Jason was lucky that the writers, producers and directors he worked with were happy - keen, even - to have his input into scripts and settings: “Every show I’ve been in, I’ve considered it my duty to find things I can add or invent to get a bigger laugh”. He was also fortunate, indeed, to be working with a writer of the genius of John Sullivan, a fact he acknowledges with enormous affection  and great regret at John’s too early death: “he was a supreme improviser, an utterly brilliant solver of problems that arose along the way.” One of those problems was writing into the script the death of Grandad after the sudden death of Lennard Pearce: Jason reminds us of Del’s heartfelt torrent of words, answering brother Rodney’s accusation that he had got over Grandad’s death too quickly. That speech, says Jason, is among the most poignant John wrote for him. Reading the speech aloud, with a lump in my throat, I couldn’t help but agree. 


When developing the character of Jack, in A Touch Of Frost, Jason recounts the wise words of script writer Richard Harris pointing out the great truth of detective series which is that, essentially, there are no new plots, after all this time; the variable is the detective. Jason thereupon set out to construct Frost’s character, quite a departure from Del Boy.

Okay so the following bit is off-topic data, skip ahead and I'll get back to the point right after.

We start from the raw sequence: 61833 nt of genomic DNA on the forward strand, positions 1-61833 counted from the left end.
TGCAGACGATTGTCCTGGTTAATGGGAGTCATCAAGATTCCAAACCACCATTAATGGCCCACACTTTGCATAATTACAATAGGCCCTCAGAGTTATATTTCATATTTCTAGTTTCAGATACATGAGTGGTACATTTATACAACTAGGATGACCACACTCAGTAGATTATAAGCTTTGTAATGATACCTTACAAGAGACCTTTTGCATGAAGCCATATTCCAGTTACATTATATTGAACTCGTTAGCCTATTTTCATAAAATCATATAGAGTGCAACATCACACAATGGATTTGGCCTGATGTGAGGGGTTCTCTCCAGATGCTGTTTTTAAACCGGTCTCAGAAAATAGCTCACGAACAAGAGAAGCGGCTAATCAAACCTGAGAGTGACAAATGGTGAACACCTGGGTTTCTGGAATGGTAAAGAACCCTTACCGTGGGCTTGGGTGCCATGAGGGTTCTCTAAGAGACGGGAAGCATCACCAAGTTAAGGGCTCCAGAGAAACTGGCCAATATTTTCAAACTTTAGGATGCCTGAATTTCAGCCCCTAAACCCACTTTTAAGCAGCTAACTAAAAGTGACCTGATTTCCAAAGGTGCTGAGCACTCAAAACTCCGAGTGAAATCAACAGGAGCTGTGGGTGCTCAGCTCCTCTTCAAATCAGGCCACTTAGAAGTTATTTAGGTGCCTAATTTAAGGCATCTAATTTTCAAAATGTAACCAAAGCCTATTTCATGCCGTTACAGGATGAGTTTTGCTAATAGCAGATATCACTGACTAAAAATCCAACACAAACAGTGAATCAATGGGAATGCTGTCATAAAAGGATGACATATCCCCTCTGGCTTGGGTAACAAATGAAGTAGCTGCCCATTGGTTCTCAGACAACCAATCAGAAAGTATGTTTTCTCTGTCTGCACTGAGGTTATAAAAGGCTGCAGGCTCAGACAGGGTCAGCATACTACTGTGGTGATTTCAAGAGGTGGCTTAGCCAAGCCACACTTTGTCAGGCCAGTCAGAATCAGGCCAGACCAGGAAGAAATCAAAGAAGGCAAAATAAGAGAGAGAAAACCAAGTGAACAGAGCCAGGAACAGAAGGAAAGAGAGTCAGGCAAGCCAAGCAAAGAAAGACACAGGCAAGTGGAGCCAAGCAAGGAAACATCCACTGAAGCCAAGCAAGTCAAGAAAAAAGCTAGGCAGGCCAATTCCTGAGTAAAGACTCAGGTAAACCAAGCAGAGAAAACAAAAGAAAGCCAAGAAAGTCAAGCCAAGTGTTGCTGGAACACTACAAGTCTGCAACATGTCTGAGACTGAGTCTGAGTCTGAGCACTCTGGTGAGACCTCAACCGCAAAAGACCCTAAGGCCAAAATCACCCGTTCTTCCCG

My only (minor) quibble is the rather annoying way Jason keeps drawing attention to the fact that his previous book, an autobiography, is still available in bookshops. Though, to be honest, after enjoying Only Fools and Stories, I may just be paying a visit to W H Smith…

This book was among my Christmas presents so I couldn’t wait to read it. I loved the whole idea of the story - how an elderly man, over the course of many years, had collected lost items, carefully labelling the date, time and place of each find. A glove, a piece of a jigsaw puzzle, a white umbrella decorated with red hearts - what was the story behind each “lost thing?” On his death he bequeathed his house and all his possessions to his young assistant, on the understanding that she would make it her business to return as much of the lost property as possible to its rightful owners.